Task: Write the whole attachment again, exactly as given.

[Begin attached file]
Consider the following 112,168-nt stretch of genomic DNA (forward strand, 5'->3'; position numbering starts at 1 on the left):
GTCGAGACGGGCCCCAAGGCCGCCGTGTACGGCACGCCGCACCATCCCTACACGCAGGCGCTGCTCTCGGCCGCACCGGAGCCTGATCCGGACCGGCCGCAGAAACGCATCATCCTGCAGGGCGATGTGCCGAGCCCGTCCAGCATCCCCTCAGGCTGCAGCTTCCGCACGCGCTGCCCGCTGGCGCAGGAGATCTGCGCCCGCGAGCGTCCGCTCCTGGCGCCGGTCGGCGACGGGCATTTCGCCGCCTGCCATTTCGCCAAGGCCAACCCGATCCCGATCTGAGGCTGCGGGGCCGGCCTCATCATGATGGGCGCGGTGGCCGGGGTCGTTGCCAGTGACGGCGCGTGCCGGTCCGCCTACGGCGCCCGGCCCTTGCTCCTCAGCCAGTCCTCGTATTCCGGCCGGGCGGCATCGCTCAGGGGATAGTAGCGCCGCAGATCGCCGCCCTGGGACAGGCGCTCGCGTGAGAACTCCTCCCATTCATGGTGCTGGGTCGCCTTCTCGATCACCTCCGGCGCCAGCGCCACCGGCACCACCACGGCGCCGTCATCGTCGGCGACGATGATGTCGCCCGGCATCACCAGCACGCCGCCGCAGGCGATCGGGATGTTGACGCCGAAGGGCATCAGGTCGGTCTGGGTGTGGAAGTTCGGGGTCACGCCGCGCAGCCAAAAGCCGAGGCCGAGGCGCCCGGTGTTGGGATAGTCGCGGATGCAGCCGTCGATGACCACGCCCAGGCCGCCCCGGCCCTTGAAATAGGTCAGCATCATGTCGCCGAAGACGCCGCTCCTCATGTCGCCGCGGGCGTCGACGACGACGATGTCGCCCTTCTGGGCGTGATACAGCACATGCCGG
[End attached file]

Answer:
Consider the following 112,168-nt stretch of genomic DNA (forward strand, 5'->3'; position numbering starts at 1 on the left):
GTCGAGACGGGCCCCAAGGCCGCCGTGTACGGCACGCCGCACCATCCCTACACGCAGGCGCTGCTCTCGGCCGCACCGGAGCCTGATCCGGACCGGCCGCAGAAACGCATCATCCTGCAGGGCGATGTGCCGAGCCCGTCCAGCATCCCCTCAGGCTGCAGCTTCCGCACGCGCTGCCCGCTGGCGCAGGAGATCTGCGCCCGCGAGCGTCCGCTCCTGGCGCCGGTCGGCGACGGGCATTTCGCCGCCTGCCATTTCGCCAAGGCCAACCCGATCCCGATCTGAGGCTGCGGGGCCGGCCTCATCATGATGGGCGCGGTGGCCGGGGTCGTTGCCAGTGACGGCGCGTGCCGGTCCGCCTACGGCGCCCGGCCCTTGCTCCTCAGCCAGTCCTCGTATTCCGGCCGGGCGGCATCGCTCAGGGGATAGTAGCGCCGCAGATCGCCGCCCTGGGACAGGCGCTCGCGTGAGAACTCCTCCCATTCATGGTGCTGGGTCGCCTTCTCGATCACCTCCGGCGCCAGCGCCACCGGCACCACCACGGCGCCGTCATCGTCGGCGACGATGATGTCGCCCGGCATCACCAGCACGCCGCCGCAGGCGATCGGGATGTTGACGCCGAAGGGCATCAGGTCGGTCTGGGTGTGGAAGTTCGGGGTCACGCCGCGCAGCCAAAAGCCGAGGCCGAGGCGCCCGGTGTTGGGATAGTCGCGGATGCAGCCGTCGATGACCACGCCCAGGCCGCCCCGGCCCTTGAAATAGGTCAGCATCATGTCGCCGAAGACGCCGCTCCTCATGTCGCCGCGGGCGTCGACGACGACGATGTCGCCCTTCTGGGCGTGATACAGCACATGCCGG